House Science Committee Ponders Ways to Strengthen U.S. Semiconductor Industry

U.S. Representative Conor Lamb (D-PA) discusses the Freight 2030 vision to decarbonize freight rail and improve rail safety. Friday, Sept. 10, 2021 in Pittsburgh. Lamb is one of numerous reps pushing to strengthen the U.S. semiconductor industry.

U.S. Representative Conor Lamb (D-PA) discusses the Freight 2030 vision to decarbonize freight rail and improve rail safety. Friday, Sept. 10, 2021 in Pittsburgh. Lamb is one of numerous reps pushing to strengthen the U.S. semiconductor industry. (Ed Rieker/AP Images for Wabtec)

The United States has lost significant ground manufacturing semiconductors in recent years.

The same day that the Federal Trade Commission sued to block a $40 billion merger between two American semiconductor companies, the House Science Committee held a hearing on the topic of reinvigorating the U.S. semiconductor industry.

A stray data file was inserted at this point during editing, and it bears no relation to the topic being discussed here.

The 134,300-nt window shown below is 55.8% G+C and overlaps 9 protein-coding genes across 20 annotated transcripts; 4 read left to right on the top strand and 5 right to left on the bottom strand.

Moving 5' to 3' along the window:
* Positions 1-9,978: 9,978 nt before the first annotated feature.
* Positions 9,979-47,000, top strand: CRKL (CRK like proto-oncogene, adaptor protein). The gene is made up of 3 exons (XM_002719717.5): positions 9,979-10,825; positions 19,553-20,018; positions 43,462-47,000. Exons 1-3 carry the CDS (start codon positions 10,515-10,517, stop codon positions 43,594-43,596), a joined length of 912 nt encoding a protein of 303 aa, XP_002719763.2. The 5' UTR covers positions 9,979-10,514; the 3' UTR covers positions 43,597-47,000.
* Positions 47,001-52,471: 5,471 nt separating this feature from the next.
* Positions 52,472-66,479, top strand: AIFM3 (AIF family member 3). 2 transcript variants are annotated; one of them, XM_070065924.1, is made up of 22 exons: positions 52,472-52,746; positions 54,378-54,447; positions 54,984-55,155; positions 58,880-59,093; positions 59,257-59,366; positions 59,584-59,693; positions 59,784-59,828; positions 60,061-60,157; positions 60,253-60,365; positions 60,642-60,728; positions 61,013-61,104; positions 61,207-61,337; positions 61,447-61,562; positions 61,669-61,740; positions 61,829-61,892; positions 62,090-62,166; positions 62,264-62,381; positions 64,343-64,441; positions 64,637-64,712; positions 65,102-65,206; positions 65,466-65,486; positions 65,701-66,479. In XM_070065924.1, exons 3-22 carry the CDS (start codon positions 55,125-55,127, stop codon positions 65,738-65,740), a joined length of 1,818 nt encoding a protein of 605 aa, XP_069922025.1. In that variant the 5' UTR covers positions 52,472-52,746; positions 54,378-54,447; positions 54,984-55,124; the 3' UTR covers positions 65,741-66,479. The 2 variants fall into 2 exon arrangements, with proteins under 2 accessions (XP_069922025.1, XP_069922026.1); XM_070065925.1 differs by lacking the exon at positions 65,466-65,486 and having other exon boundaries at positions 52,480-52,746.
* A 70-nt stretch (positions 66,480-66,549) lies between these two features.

The supply chain woes of the industry have been on full display during the pandemic. From automobiles to cellphones, smart household appliances to electronic toys and games, consumers have discovered things that they want to purchase are simply unavailable, whether because of shipping bottlenecks, semiconductor plants closed by climate events or workers sheltering at home, among other factors.

The problem is exacerbated by a lack of U.S. chip manufacturers. In 1996, 37% of the world’s semiconductors were manufactured in the United States; by 2019, it had fallen to 12%. That statistic and other equally depressing figures were often cited by the witnesses called to testify at the hearing.

“In 2000, more than 25 companies built chips – now it’s three, and Intel is the only one left in the U.S.,” said Ann Kelleher, executive vice president and general manager of technology development for Intel Corp. She pointed out that Asian countries have been investing in manufacturing for decades.

“Yesterday [Dec. 1] a conference was announced on the U.S. Innovation and Competition Act,” or USICA, said Rep. Frank Lucas (R-Okla.), the committee’s ranking member. “It will contain significant funding for the CHIPS Act … Time is in short supply to address our future chip needs.”